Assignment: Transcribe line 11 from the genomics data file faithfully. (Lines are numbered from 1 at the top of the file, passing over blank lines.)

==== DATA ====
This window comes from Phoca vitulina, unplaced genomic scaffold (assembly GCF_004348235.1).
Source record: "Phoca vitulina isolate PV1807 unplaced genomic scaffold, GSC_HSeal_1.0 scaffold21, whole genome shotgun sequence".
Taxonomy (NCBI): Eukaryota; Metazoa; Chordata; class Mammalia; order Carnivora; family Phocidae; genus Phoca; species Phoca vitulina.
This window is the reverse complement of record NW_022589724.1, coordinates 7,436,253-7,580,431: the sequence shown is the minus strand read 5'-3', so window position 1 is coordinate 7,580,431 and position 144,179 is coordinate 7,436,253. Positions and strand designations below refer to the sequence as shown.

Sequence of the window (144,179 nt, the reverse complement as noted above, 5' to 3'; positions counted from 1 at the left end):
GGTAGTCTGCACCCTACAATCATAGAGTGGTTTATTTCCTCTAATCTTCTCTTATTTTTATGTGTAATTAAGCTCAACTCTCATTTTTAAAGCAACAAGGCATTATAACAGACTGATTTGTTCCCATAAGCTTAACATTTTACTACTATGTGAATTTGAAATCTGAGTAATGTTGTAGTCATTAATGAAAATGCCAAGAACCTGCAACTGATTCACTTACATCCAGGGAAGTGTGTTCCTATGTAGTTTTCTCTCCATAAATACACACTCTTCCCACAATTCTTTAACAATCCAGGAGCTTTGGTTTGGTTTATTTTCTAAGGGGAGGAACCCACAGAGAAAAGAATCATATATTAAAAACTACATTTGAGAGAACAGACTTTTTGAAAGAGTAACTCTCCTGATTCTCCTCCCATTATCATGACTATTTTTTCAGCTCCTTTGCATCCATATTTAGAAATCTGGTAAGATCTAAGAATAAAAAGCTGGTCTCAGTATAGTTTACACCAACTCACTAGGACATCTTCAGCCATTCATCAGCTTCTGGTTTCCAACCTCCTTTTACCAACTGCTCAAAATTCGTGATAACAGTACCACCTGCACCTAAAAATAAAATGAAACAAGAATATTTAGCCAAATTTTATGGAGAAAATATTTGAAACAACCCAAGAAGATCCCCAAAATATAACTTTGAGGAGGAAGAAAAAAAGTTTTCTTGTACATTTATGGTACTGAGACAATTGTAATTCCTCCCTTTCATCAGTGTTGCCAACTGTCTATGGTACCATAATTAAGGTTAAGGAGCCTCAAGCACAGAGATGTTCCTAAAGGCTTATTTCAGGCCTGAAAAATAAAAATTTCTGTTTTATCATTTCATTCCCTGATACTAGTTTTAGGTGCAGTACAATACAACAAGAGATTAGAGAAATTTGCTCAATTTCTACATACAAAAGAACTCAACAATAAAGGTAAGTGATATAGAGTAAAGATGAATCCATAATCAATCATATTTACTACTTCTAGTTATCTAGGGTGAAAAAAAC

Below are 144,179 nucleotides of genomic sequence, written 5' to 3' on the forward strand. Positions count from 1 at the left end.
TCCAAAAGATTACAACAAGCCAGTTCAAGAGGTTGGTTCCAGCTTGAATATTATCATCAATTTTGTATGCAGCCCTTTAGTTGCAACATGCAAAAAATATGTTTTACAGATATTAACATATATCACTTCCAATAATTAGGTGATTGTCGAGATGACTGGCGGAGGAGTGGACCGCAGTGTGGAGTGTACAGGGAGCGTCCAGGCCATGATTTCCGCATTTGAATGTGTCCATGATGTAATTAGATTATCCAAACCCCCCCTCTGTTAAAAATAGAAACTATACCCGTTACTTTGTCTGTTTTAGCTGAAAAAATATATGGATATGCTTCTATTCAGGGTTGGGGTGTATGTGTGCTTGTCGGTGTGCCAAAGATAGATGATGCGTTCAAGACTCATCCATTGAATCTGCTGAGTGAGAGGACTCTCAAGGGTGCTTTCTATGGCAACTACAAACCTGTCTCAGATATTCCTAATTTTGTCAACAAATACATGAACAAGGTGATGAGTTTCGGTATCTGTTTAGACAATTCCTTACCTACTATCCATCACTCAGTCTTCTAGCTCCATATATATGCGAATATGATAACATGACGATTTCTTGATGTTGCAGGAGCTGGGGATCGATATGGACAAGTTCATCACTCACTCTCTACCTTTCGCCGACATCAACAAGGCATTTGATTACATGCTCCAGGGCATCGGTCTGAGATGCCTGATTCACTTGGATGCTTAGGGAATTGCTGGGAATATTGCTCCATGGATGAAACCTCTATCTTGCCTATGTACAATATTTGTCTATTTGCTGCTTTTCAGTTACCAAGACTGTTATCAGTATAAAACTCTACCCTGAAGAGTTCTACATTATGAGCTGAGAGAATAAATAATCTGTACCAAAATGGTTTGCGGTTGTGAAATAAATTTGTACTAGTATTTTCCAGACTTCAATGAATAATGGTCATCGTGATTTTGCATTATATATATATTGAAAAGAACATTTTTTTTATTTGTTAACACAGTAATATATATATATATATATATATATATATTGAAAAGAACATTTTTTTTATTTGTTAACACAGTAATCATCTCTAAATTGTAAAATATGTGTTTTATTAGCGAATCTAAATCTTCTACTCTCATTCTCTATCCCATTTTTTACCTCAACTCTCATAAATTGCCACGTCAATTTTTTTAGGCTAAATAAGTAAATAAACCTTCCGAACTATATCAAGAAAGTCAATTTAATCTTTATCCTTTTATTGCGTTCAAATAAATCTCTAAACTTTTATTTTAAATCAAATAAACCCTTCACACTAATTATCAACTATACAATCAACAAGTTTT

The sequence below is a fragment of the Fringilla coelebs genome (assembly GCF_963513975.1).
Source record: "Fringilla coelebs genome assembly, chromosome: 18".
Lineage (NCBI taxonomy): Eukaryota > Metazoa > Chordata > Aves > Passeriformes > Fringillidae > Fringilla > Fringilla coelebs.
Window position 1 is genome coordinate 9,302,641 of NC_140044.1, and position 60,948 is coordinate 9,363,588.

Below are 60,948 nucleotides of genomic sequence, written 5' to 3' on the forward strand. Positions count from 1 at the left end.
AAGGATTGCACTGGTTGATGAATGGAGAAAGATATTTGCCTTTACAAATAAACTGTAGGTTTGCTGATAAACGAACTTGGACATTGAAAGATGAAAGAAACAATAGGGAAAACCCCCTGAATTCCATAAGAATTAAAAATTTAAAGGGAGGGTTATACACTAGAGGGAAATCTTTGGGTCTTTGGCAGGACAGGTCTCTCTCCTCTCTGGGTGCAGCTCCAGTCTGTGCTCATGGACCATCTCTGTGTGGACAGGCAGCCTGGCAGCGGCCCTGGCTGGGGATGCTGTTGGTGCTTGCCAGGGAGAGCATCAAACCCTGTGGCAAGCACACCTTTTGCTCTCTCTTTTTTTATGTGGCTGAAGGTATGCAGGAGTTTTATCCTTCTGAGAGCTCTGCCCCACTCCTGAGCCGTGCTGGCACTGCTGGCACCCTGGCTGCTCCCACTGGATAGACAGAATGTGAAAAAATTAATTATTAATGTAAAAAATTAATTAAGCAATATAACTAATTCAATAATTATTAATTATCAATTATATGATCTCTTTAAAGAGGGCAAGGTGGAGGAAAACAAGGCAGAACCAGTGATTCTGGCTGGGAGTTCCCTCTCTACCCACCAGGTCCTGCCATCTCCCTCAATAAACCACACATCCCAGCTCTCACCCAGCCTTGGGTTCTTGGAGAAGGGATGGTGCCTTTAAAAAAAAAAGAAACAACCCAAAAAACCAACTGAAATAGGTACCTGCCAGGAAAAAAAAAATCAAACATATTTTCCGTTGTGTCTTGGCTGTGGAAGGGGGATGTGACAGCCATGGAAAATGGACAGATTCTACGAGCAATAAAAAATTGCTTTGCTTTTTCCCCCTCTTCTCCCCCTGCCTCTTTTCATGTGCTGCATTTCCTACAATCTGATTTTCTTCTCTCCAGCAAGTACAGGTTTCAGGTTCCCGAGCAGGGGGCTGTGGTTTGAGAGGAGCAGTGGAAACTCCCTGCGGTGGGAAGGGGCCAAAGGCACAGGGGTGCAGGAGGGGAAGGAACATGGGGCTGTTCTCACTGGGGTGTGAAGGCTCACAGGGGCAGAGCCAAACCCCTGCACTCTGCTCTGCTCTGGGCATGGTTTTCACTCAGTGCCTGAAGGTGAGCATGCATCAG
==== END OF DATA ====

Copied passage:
Lineage (NCBI taxonomy): Eukaryota > Metazoa > Chordata > Aves > Passeriformes > Fringillidae > Fringilla > Fringilla coelebs.